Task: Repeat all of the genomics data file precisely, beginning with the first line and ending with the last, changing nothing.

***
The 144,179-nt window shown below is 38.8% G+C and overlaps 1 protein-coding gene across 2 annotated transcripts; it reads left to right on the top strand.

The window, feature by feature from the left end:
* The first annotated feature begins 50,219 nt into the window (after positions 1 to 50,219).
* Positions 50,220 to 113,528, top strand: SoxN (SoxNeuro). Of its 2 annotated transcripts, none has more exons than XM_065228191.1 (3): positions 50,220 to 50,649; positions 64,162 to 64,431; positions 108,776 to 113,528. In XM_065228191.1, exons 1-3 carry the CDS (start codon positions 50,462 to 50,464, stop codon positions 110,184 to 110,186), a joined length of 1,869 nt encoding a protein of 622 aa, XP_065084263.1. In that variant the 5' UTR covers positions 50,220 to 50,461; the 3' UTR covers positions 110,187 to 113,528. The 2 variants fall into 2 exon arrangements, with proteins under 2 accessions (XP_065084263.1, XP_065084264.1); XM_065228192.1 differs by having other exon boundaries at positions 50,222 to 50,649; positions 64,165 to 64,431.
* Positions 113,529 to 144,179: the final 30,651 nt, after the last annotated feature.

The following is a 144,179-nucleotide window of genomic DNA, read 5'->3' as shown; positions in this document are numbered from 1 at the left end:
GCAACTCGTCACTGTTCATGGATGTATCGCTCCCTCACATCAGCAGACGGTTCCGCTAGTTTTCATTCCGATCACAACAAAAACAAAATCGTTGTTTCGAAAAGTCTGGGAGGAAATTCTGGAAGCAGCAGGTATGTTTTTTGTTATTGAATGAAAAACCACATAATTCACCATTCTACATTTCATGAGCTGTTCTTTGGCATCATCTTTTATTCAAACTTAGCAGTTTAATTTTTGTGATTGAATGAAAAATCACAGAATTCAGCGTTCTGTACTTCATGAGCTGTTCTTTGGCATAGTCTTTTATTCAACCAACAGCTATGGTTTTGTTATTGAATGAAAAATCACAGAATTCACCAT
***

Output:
The 144,179-nt window shown below is 38.8% G+C and overlaps 1 protein-coding gene across 2 annotated transcripts; it reads left to right on the top strand.

The window, feature by feature from the left end:
* The first annotated feature begins 50,219 nt into the window (after positions 1 to 50,219).
* Positions 50,220 to 113,528, top strand: SoxN (SoxNeuro). Of its 2 annotated transcripts, none has more exons than XM_065228191.1 (3): positions 50,220 to 50,649; positions 64,162 to 64,431; positions 108,776 to 113,528. In XM_065228191.1, exons 1-3 carry the CDS (start codon positions 50,462 to 50,464, stop codon positions 110,184 to 110,186), a joined length of 1,869 nt encoding a protein of 622 aa, XP_065084263.1. In that variant the 5' UTR covers positions 50,220 to 50,461; the 3' UTR covers positions 110,187 to 113,528. The 2 variants fall into 2 exon arrangements, with proteins under 2 accessions (XP_065084263.1, XP_065084264.1); XM_065228192.1 differs by having other exon boundaries at positions 50,222 to 50,649; positions 64,165 to 64,431.
* Positions 113,529 to 144,179: the final 30,651 nt, after the last annotated feature.

The following is a 144,179-nucleotide window of genomic DNA, read 5'->3' as shown; positions in this document are numbered from 1 at the left end:
GCAACTCGTCACTGTTCATGGATGTATCGCTCCCTCACATCAGCAGACGGTTCCGCTAGTTTTCATTCCGATCACAACAAAAACAAAATCGTTGTTTCGAAAAGTCTGGGAGGAAATTCTGGAAGCAGCAGGTATGTTTTTTGTTATTGAATGAAAAACCACATAATTCACCATTCTACATTTCATGAGCTGTTCTTTGGCATCATCTTTTATTCAAACTTAGCAGTTTAATTTTTGTGATTGAATGAAAAATCACAGAATTCAGCGTTCTGTACTTCATGAGCTGTTCTTTGGCATAGTCTTTTATTCAACCAACAGCTATGGTTTTGTTATTGAATGAAAAATCACAGAATTCACCAT